(For all the background behind this blog event, check out Cinema Scream’s Wynter Tyson’s post explaining the inspiration behind it. And while you’re at it, hop on over to Mark Kermode’s and Simon Mayo’s website, as well as Kermode’s blog!)
All good rules to live by, but theater conduct shouldn’t simply be defined as how we behave when we’re seated and the movie is playing, which brings me to my own addition to this list of theater etiquette:
11: DON’T hang around outside of a crowded theater that’s just finished its screening while you’re waiting to enter. Leave plenty of space for the exiting audience theater crew, and passing patrons trying to get to other theaters. Remember that there are other people in the theater aside from you who have spent money on their tickets and want to get in and out of their movies without having you, the human obstacle course, clogging up foot traffic. Yes, you’re excited to get in to see Conviction at your local arthouse cinema, but everyone in the theater’s probably excited to get out and that’s not to mention the people trying to get by you so they can see Made in Dagenham in the next theater over.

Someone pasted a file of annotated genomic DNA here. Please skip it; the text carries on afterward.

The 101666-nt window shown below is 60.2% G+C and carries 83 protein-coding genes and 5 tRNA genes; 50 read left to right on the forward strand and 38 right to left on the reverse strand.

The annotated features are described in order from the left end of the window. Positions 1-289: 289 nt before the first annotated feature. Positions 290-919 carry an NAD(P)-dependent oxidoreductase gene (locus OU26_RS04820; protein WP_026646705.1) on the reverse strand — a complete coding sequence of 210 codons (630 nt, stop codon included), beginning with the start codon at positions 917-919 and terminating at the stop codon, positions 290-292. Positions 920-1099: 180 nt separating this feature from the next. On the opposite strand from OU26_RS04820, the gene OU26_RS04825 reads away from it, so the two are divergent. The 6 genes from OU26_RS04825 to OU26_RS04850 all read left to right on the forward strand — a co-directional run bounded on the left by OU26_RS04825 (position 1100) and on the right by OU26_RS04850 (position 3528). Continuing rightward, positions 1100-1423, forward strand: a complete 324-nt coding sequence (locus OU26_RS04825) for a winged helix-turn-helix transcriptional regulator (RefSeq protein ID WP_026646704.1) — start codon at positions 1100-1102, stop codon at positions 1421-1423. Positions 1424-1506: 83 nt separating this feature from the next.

Pingback: Cinema Code of Conduct « CinemaScream
That’s common sense… which is probably why we have this problem in the first place.
Yep, that can be a very annoying problem alright. How hard is it for people to stand back? Apparently, very difficult…
Castor– couldn’t agree with you more there, bud. Seems like the more sensible the correct action is, the less that people do it.
Olive– no kidding. Some people just put themselves first, everyone else be damned.
@Olive It reminds me of the boarding the tram in the morning time for work – Not only would one be squashed when trying to board the train, but when departing, people seemed to think it was a fantastic idea to stand right in the way of the door :O Orderly line, people, orderly lines!
I would probably even add “don’t do spoilers” outside the cinema!!
I love Mark Kermode’s shows and reviews, however after hearing how much he loved “made in Dagenham” II was really looking forward to watching the film
But i was actually quite disappointed in the end, how they managed to make a true story almost feel un-real.
I agree with the movie geek above. The real threat isn’t the obstacle course, it’s the potential inadvertent spoilers you overhear. I remember that bit from The Simpsons where Homer spoils The Empire Strikes Back on the way out of the cinema.
Spoilers are a danger, but nothing’s more irksome than being blocked out of your movie by people obnoxiously putting themselves first.